The economy shows no sign of picking up anytime soon. Still, life goes on. Bills need to be paid, groceries need to be purchased. and worn out but necessary possessions need to be replaced. Sometimes the replacement has little impact on the wallet, but then there are purchases that can’t be put off — whether you can afford them or not.
For many, a car is such a necessity. Cars don’t take the economy into consideration when they break down, or when they’re so worn out there’s little choice but to replace them. For cash-strapped motorists, making a replacement car affordable often means buying previously owned cars. Generally, used cars cost less than new ones.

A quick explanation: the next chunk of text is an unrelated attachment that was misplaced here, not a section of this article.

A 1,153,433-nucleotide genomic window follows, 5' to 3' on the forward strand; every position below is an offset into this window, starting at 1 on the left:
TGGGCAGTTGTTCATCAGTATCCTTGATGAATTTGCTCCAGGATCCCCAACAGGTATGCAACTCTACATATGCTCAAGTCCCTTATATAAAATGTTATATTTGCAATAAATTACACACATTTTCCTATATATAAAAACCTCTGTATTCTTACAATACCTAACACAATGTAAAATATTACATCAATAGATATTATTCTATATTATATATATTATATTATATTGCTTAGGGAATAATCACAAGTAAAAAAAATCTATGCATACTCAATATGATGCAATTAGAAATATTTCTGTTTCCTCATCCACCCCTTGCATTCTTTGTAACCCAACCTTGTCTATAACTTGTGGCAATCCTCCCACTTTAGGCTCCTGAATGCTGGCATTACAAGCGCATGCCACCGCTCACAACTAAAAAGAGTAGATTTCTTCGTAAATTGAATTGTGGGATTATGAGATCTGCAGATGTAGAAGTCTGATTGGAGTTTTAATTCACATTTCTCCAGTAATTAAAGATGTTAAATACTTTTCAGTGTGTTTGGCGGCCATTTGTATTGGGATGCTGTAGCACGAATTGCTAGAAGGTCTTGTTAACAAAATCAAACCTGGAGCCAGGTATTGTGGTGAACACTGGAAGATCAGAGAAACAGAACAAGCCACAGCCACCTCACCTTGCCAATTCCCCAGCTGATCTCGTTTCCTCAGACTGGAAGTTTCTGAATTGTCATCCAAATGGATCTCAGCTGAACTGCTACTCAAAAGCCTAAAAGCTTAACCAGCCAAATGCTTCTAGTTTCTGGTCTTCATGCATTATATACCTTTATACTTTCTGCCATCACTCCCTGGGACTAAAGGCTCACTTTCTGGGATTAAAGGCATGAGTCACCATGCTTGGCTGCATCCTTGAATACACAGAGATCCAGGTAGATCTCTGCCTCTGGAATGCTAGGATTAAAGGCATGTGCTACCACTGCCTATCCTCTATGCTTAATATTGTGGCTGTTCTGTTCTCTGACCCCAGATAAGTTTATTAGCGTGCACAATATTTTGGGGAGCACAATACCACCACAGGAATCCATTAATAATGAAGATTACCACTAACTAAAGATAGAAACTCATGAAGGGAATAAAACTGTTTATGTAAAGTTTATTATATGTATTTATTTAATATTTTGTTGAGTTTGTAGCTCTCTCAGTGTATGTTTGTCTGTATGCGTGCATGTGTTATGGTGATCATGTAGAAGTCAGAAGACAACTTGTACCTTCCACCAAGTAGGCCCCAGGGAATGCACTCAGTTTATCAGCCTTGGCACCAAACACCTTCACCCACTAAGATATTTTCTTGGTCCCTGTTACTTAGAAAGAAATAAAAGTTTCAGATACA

There are, however, some cases where buying a late-model used car will cost more than a new one fresh off the lot. After all, new car dealers have to unload inventory somehow, and a little competitive pricing never hurts.
The automotive information website Edmunds.com compared the True Market Value® of new cars with their one-year-old used and certified pre-owned counterparts. True Market Value® is a pricing system based on what a car sells for in a particular U.S. region based on actual sales, not asking price. Based on those figures, and assuming a five-year loan term, CNBC.com determined which cars are less expensive to buy new.
What cars are cheaper to buy new than used? Click ahead and find out.
By Daniel Bukszpan
Posted 13 October 2011